2 Should Salesmen's Compensation Be Geared to Profits? the effectiveness of the field salesman and the results obtained in his territory; but the exact nature of this relationship is seldom crystal-clear. Many other factors affect the nature of sales results in any territory, but the salesman's activities clearly have an important effect on sales obtained. In general, sales compensation plans attempt to provide strong incentives to the salesman to utilize his time and abilities in the most effective way by providing, financial rewards which vary with his performance.-^ Many firms have held to the point of view that the simplest incentive system is the best. Consequently, they base their compensation plans only on results as measured by sales volume figures, compensating on the basis of either a fiat rate or a sliding- scale commission. Other firms modify the straight commission plan only slightly, providing a "floor" on earnings by means of a base salary tied to a quota beyond which additional earnings accrue. Such plans are conceptually simple, easy to administer, and clearly understood by the salesman. Total sales volume is usually an important part of even the most complex compensation plans. Obviously, a substantial volume of sales must be maintained if a company is to make a profit. But it does not follow that the greater the volume of sales, the greater is the profit. Maximizing sales volume is a poor substitute for maximizing profit when the profitability of sales varies by products, classes of customers, and geographical areas. Effects of Incentives If an incentive system is based mainly on sales volume attained and if the salesman is responsive to the incentive, he will attempt to maximize sales volume. He will concentrate on those products, customers, and areas which he believes will yield the greatest sales volume. It will be to his interest to attempt to convince management that prices are too high any time he encounters price competition, regardless of any quality advantages his product might have. It is generally easier to convince a buyer that your product is equal in quality when its price is lower than it is to sell quality at a premium price. If he knows that he cannot infiuence price, then the logical thing for the salesman to do is to concentrate on selling his competitively priced items to potential high-volume customers. To the extent that he reacts to a sales volume incentive, it is of little concern to him that he is producing considerable volume but little profit. Of course, there are various ways in which the sales manager can combat the undesirable effects of sales volume incentives. These range from sales "How Salesmen Are Paid Today," Sales Management, Vol. 88 (January 19, 1962), pp , contests to "pep talks" on selling quality instead of price. Perhaps the most direct way is to establish different classes of products according to relative profitability, with differing commission rates on the sales volume in each class. This is a step toward the "contribution to profits" method discussed below. Some compensation plans have become extremely complex as attempts have been made to offset the undesirable effects of the underlying sales volume incentive system.^ Such plans often commit the error of treating the symptoms instead of curing the disease. The Gross Margin Approach Compensation plans can generally be kept simple and made more effective by basing the commission rate on a measure of the contribution to overhead and profit of an order, rather than on its contribution to sales volume. A rough measure of the contribution to overhead and profit of an order is tbe gross margin obtained. The idea of basing incentive compensation on gross margin rather than sales volume is not new. It has been used to a limited extent for many years but the availability of electronic computers has made it feasible for the first time in many firms. The difference between net sales and the cost of goods sold can easily be accumulated for all of a salesman's orders each pay period when a modern data processing system is used. The incentive portion of a salesman's compensation can then be computed easily by applying- a suitable commission rate to the salesman's total contribution to gross margin. The accumulation of gross margin from orders usually requires the use of a standard cost of acquisition or production for the various products '> "Are You Paying- Your Salesmen for 'Full Line' Selling?", Sales Management, Vol. 85 (September 2, 1960), pp ABOUT THE AUTHORS: Ralph L. Day is Associa+e Professor of Marketing Administration at the University of Texas. He earr^ed his B.S. and M.S. degrees at the Georgia Institute of Technology and his Ph.D. degree at the University of North Carolina. He Is the author of MARKETING IN ACTION: A DY- NAMIC BUSINESS DECISION GAME end several articles on the application of quantitative techniques to marketing problems. Peter D. Bennett, Data Processing marketing representative with International Business Machines Corporation, is currently on educational leave of absence from IBM. He earned his B.B.A. and M.B.A. degrees at The University of Texas, where he is a Lecturer in Marketing Administration.

3 sold. If product costs vary sharply with levels of sales, this may cause difficulties, especially when a gross margin incentive system is first installed. If costs follow a step function,*' the gross margin at a budgeted level of sales may lead salesmen to shift their sales emphasis in such a way that a resulting change in volume alters the product cost and hence the unit contribution to gross margin. Such problems can generally be minimized by sound costing procedures and frequent review of sales patterns. When commissions are based on gross margin, incentives are more correctly placed. Harder-toget orders for higher quality, higher priced, higher margin products are likely to be seen in a different light by salesmen. The same can be said for orders from higher margin customers and of higher margin size. The incentive system is far less likely to work against the most profitable mix of products and customers. The case of a large hardware wholesaler will serve to illustrate the role that a data-processing system can play in a highly meaningful compensation plan. This company installed a mediumscale data-processing system for the primary purpose of order processing and inventory control. Every order is now processed through the system where it is extended, totaled, and printed out as an invoice. The process includes a complete updating of inventory records and sales history by salesman, customer, and product. The inventory record contains a cost figure which is extended and subtracted from the extended price. This deduction of "cost of goods sold" reveals gross margin for the item, and when summarized, for the order, the salesman, and the customer. This gross margin information becomes a part of the sales history for the product, customer, and salesman. The salesman's earnings are now based on his contribution to gross margin, instead of the previous commission on sales volume. This system has given the firm's sales management better information on the effectiveness of its sales force and provides a direct incentive to the salesmen to work for higher margin sales. An Approximation of Profits While it is a better measure than sales volume, gross margin is only a general approximation of the salesman's contribution to profit for many firms. Just as there is a variability in the gross margin among products, there is generally a considerable variability in marketing costs among products and among customers. Some products typically require more advertising and sales promotion activity than Francis W. Fehr, "Some Points to Watch in Studying the Fluctuation of Cost With Volume." N.A.A. Bulletin, National Association of Accountants, Vol. 41 (March, 1960), Section 1, pp Journal of Marketing, October, 1962 others. Delivery costs and "free" services vary by product and by the type and location of customer. When a close approximation of direct marketing costs is deducted from the gross margin contribution of an order, the "contribution to marketing overhead and profit" is obtained. An incentive system based on a measure of the salesman's contribution to marketing overhead and profit places the incentive squarely where the profit-conscious sales manager wants it. Although such a measure can never be perfectly accurate, a commission system based on a close approximation to the profit being obtained seems clearly preferable to existing systems where incentives are based on measures which do not accurately reflect the contribution to profits. If an incentive system is to be effective, the salesman must be able to relate his results directly to the amount of compensation he will receive. Therefore, he must know in advance the approximate amount of contribution to profit which will result from any order. Since some items of marketing expense cannot be predetermined exactly, a system of estimated marketing costs is necessary. These estimated costs would logically include all true variable costs plus "fixed but separable costs."''' The necessity for completely arbitrary allocation of items of marketing overhead can be avoided by seeking only the "contribution to overhead and profit," rather than a net profit fig.ure. Careful Analysis Required A system of estimated marketing costs requires both careful analysis of particular items of marketing cost and careful budgeting procedures in order to obtain meaningful unit cost figures. Few firms presently have costing and budgeting systems which can supply sufficiently accurate cost estimates.^ The apparent reason is the belief that such data are prohibitively difficult and expensive to obtain. In the pre-computer era, there was a better basis for such belief.^ But a great many firms which have "computerized" their paperwork are already generating most of the raw material for a system of estimated marketing costs; and many others could do so by revisions of their data processing procedures. William J. Baumol and Charles H. Sevin, "Marketing Costs, and Linear Programming," Harvard Business Review, Vol. 35 (September-October, 1957), pp Ed W. Kelley, "Marketing Cost Analysis The Accountant's Most Neglected Opportunity," N.A.A. Bulletin, National Association of Accountants, Vol. 41 (July, 1960), Section 2, pp American Marketing Association, Committee on Distribution Costs and Efficiency, "The Values and Uses of Distribution Cost Analysis," JOURNAL OP MARKET- ING, Vol. 21 (April, 1957), pp , at p. 399.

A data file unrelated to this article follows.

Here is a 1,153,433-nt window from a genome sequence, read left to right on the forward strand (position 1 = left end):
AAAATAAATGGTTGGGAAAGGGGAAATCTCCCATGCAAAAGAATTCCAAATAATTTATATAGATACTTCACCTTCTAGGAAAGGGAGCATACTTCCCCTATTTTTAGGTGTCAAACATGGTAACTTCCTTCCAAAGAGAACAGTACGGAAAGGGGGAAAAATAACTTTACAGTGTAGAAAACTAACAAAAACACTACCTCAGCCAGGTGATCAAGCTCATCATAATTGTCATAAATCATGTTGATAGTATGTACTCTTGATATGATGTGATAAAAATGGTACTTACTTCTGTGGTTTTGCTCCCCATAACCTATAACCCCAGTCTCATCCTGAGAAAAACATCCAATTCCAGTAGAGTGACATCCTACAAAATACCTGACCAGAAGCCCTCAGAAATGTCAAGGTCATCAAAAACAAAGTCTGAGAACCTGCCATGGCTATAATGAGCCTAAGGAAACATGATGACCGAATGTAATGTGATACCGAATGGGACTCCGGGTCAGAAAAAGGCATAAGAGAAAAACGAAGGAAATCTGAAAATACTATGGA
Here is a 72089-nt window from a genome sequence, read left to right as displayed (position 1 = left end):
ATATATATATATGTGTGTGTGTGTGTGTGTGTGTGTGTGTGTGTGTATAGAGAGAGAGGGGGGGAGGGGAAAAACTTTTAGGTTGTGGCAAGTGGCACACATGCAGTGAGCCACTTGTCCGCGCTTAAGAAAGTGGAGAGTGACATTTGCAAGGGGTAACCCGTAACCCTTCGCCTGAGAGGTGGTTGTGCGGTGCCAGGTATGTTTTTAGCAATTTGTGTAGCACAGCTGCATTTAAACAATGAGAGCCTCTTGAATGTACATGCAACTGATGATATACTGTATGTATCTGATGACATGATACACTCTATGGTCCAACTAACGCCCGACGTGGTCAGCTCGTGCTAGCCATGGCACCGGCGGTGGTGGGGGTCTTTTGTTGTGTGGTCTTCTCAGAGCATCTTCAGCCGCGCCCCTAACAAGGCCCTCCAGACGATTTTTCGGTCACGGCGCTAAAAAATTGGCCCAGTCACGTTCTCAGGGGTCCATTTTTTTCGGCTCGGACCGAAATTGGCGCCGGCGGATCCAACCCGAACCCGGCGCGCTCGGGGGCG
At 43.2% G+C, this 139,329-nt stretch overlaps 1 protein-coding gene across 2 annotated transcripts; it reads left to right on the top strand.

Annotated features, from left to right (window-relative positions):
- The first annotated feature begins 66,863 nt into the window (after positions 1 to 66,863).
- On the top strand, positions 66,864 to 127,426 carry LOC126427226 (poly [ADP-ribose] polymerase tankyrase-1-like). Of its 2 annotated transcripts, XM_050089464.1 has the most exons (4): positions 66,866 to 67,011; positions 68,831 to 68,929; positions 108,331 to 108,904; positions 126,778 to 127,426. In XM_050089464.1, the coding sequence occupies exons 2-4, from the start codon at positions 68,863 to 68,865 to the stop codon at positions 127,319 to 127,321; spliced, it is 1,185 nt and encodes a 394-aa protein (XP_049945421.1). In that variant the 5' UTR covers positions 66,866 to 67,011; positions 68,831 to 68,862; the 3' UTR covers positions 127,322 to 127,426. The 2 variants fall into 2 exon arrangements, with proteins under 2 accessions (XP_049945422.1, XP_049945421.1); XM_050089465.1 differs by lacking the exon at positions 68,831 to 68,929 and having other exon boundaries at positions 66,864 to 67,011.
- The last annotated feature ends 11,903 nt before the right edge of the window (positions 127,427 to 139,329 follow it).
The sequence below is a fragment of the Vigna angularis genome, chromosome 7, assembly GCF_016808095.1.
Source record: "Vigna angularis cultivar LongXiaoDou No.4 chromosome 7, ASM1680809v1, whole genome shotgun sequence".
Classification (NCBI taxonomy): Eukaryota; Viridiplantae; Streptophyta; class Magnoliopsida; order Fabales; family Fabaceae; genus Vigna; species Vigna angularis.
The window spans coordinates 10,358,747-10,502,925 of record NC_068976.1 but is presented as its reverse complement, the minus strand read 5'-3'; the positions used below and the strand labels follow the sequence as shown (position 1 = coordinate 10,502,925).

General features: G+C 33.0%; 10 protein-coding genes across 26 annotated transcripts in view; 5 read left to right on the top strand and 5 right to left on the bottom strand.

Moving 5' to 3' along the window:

4 Should Salesmen's Compensation Be Geared to Profits? 9 For instance, the hardware wholesaler referred to previously has much of the data necessary for more extensive profit analysis. Other data could be generated from the customer, product, and salesman's history records. The company's physical distribution costs are associated with variations in products and in customers' geographical location. Order-processing costs are very nearly as large for a $5 as for a $500 order. Sales administration and salesman's travel costs are associated with variations in the nature and location of customers; and advertising costs normally vary by product. By establishing estimated unit costs, the hardware company could incorporate an estimation of marketing costs into its order-processing procedure. The simple "cost of goods sold" figure in the inventory record could be expanded to include estimates of marketing costs associated with the product and other marketing costs derived from customer and salesman records. Through these changes, the order-processing procedure could yield an estimation of the "contribution to marketing overhead and profit" for each salesman in each pay period. This would provide the basis for an incentive compensation plan In which commission earnings could be based on a far more accurate measure of the salesman's contribution to overhead and profit than simple sales volume. Variations Among- Firms The extent to which a data processing system can provide a meaningful measure of the contribution of sales activity to marketing overhead and profit will vary among firms. There are many practical difficulties in establishing such a system. Initiating and maintaining the requisite data processing procedures alone might be a staggering task for some firms; although for others it will appear as a logical extension of existing procedures. All firms will face the problem of providing the salesman with the information he will need in order to gear his actions to the incentive system. However, modern advances in data handling methodology make it imperative for every firm to re-evaluate its time-honored methods. This in no sense implies that the sales manager should turn his job over to an information processing system. In fact, it will require him to be more alert and less inclined to relinquish the exercise of judgment to a mechanically implemented procedure than in the past. He must continually monitor the system, to be sure that it is not causing salesmen to overlook the small company with growth potential or to neglect implicit "tie-in" relationships of low profit items to higher profit items. When carefully conceived and properly administered, a profit-based compensation plan can be an effective managerial Broader Benefits If the only benefit to be obtained from an improved system of profit analysis is the facilitation of a better salesman compensation plan, its adoption might be questionable from a cost standpoint. However, the broader benefits for marketing control are obvious. Such a system would provide a means for continued profitability analysis of the entire marketing operation which almost certainly would lead to a more effective marketing org-anization.^i Profit potential instead of sales potential can be the basis for such decisions as advertising appropriations, territory assignments, pricing policies, and the product mix. A salesman compensation plan which more accurately relates financial reward to desired performance is but one of the benefits to be obtained. i«claire Trieb Slote, "Keying Sales Calls to Profits," Dun's Review and Modem Industry, Vol. 76 (November, 1960), pp John W. Barry, "How to Keep the Controller Off Your Back," Sales Management, Vol. 87 (October 20, 1961), pp Reprints of every article in this issue are available {as long as the sjtpply lasts) at the following prices: Single reprint $i.00 Four to 99, each $.50 Two reprints 1.50 First Three reprints 1.80 Additional loo's Quantity Discount Special prices for large quantities. Send your order to: AMERICAN MARKETING ASSOCIATION 27 East Monroe Street, Chicago 3, Illinois Duplication, reprinting, or republication of any portion of the JOURNAL OF MARKETING is strictly prohibited unless the written consent of the American Marketing Association is first obtained.